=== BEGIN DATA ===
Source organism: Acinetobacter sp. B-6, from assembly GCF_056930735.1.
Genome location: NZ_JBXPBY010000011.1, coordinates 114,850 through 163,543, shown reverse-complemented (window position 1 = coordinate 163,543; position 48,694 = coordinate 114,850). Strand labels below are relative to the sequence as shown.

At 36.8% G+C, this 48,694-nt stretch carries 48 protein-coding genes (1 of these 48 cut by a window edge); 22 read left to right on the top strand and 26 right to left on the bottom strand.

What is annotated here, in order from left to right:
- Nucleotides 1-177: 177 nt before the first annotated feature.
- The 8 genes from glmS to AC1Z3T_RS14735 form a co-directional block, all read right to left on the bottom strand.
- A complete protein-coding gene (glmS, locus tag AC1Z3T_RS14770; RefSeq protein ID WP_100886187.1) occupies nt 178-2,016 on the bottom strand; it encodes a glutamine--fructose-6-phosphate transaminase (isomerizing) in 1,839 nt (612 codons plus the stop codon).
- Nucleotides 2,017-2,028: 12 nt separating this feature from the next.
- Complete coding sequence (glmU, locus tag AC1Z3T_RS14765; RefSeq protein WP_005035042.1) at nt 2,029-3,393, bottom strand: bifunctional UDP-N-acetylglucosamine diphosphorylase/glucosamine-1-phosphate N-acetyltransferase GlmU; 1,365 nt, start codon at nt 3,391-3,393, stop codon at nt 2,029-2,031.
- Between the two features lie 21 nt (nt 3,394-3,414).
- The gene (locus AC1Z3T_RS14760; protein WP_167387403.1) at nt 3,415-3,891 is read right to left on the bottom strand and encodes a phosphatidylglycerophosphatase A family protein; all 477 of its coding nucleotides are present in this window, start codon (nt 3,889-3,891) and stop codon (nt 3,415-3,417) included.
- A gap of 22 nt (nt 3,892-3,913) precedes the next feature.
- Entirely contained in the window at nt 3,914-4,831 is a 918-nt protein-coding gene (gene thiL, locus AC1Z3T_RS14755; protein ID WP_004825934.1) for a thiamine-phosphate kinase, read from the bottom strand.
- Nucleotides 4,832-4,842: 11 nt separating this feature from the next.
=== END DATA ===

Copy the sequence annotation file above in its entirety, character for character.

Source organism: Acinetobacter sp. B-6, from assembly GCF_056930735.1.
Genome location: NZ_JBXPBY010000011.1, coordinates 114,850 through 163,543, shown reverse-complemented (window position 1 = coordinate 163,543; position 48,694 = coordinate 114,850). Strand labels below are relative to the sequence as shown.

At 36.8% G+C, this 48,694-nt stretch carries 48 protein-coding genes (1 of these 48 cut by a window edge); 22 read left to right on the top strand and 26 right to left on the bottom strand.

What is annotated here, in order from left to right:
- Nucleotides 1-177: 177 nt before the first annotated feature.
- The 8 genes from glmS to AC1Z3T_RS14735 form a co-directional block, all read right to left on the bottom strand.
- A complete protein-coding gene (glmS, locus tag AC1Z3T_RS14770; RefSeq protein ID WP_100886187.1) occupies nt 178-2,016 on the bottom strand; it encodes a glutamine--fructose-6-phosphate transaminase (isomerizing) in 1,839 nt (612 codons plus the stop codon).
- Nucleotides 2,017-2,028: 12 nt separating this feature from the next.
- Complete coding sequence (glmU, locus tag AC1Z3T_RS14765; RefSeq protein WP_005035042.1) at nt 2,029-3,393, bottom strand: bifunctional UDP-N-acetylglucosamine diphosphorylase/glucosamine-1-phosphate N-acetyltransferase GlmU; 1,365 nt, start codon at nt 3,391-3,393, stop codon at nt 2,029-2,031.
- Between the two features lie 21 nt (nt 3,394-3,414).
- The gene (locus AC1Z3T_RS14760; protein WP_167387403.1) at nt 3,415-3,891 is read right to left on the bottom strand and encodes a phosphatidylglycerophosphatase A family protein; all 477 of its coding nucleotides are present in this window, start codon (nt 3,889-3,891) and stop codon (nt 3,415-3,417) included.
- A gap of 22 nt (nt 3,892-3,913) precedes the next feature.
- Entirely contained in the window at nt 3,914-4,831 is a 918-nt protein-coding gene (gene thiL, locus AC1Z3T_RS14755; protein ID WP_004825934.1) for a thiamine-phosphate kinase, read from the bottom strand.
- Nucleotides 4,832-4,842: 11 nt separating this feature from the next.